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First Mesa, NY, United States

Smith S.W.,New York University | Smith S.W.,New York City Poison Control Center | Smith S.W.,Bellevue Hospital Center
Journal of Medical Toxicology | Year: 2013

These proceedings will review the role of chelation in five metals-aluminum, cadmium, chromium, cobalt, and uranium-in order to illustrate various chelation concepts. The process of "chelation" can often be oversimplified, leading to incorrect assumptions and risking patient harm. For chelation to be effective, two critical assumptions must be fulfilled: the presumed "metal toxicity" must correlate with a given body or a particular compartment burden, and reducing this compartmental or the body burden (through chelation) attenuates toxicity. Fulfilling these assumptions requires an established dose-response relationship, a validated, reproducible means of toxicity assessment (clinical, biochemical, or radiographical), and an appropriate assessment mechanisms of body or compartment burden. While a metal might "technically" be capable of chelation (and readily demonstrable in urine or feces), this is an insufficient endpoint. Clinical relevance must be affirmed. Deferoxamine is an accepted chelator for appropriately documented aluminum toxicity. There is a very minimal treatment window in order to address chelation in cadmium toxicity. In acute toxicity, while no definitive chelation benefit is described, succimer (DMSA), diethylenetriaminepentaacetate (DTPA), and potentially ethylenediaminetetraacetic acid (EDTA) have been considered. In chronic toxicity, chelation is unsupported. There is little evidence to suggest that currently available chromium chelators are efficacious. Similarly, scant human evidence exists with which to provide recommendation for cobalt chelation. DTPA has been recommended for cobalt radionuclide chelation, although DMSA, EDTA, and N-acetylcysteine have also been suggested. DTPA is unsupported for uranium chelation. Sodium bicarbonate is currently recommended, although animal evidence is conflicting. © 2013 American College of Medical Toxicology.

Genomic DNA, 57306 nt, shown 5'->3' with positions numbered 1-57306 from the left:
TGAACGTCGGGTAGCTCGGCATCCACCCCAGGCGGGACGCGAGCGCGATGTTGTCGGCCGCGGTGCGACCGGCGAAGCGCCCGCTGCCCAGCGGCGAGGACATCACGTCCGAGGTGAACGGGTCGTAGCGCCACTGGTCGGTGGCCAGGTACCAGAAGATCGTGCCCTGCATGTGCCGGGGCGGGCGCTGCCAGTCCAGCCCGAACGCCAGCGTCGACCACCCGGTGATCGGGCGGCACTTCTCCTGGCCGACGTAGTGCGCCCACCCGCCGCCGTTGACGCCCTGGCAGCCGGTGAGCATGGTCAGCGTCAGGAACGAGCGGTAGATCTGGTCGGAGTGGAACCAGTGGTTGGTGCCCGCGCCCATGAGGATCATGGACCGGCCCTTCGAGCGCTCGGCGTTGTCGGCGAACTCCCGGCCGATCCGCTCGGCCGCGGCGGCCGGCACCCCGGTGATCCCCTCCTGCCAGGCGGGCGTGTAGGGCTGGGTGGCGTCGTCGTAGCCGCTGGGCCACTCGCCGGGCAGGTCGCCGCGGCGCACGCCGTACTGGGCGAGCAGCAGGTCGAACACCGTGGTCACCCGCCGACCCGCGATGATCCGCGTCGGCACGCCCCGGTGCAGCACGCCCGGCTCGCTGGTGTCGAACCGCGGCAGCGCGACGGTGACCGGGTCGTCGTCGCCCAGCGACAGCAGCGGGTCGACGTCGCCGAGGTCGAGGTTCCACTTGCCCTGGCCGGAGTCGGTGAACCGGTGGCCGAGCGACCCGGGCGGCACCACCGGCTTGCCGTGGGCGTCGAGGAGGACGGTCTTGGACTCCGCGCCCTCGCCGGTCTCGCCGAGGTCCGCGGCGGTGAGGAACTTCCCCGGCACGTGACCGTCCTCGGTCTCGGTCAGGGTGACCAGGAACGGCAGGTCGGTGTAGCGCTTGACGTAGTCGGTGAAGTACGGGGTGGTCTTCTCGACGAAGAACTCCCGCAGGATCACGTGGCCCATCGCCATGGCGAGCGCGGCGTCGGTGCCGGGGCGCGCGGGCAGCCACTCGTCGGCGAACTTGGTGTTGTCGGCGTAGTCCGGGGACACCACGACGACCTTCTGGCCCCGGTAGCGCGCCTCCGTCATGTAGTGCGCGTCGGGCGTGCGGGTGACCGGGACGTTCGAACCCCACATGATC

Ross S.,Bellevue Hospital Center | Ross S.,New York University | Peselow E.,New York University
Clinical Neuropharmacology | Year: 2012

Psychosis and substance abuse are intimately related. Psychotic spectrum illnesses commonly co-occur with substance use disorders (SUDs), and many substances of abuse can cause or exacerbate psychotic symptoms along a temporal spectrum from acute to chronic presentations. Despite the common co-occurrence between psychotic spectrum illnesses and SUDs, they are often under-recognized and undertreated, leading to poor treatment outcomes. Accurate detection and diagnosis of individuals with psychotic illness co-occurring with addictive disorders is key to properly treat such disorders. This article will review the nature of the relationship between psychosis and substance abuse by examining prevalence rates of each disorder alone and their rates of co-occurrence, the neurobiological basis for substance abuse comorbidity in schizophrenia spectrum disorders, key and salient aspects related to accurate diagnosis along a continuum from acute to subacute to chronic conditions, and pitfalls associated with diagnostic dilemmas. A case example will be used to highlight key points related to diagnostic challenges Copyright © 2012 by Lippincott Williams & Wilkins.

Shannon E.J.,Louisiana State University | Sanchez M.R.,New York University | Levis W.R.,Bellevue Hospital Center
Journal of Drugs in Dermatology | Year: 2010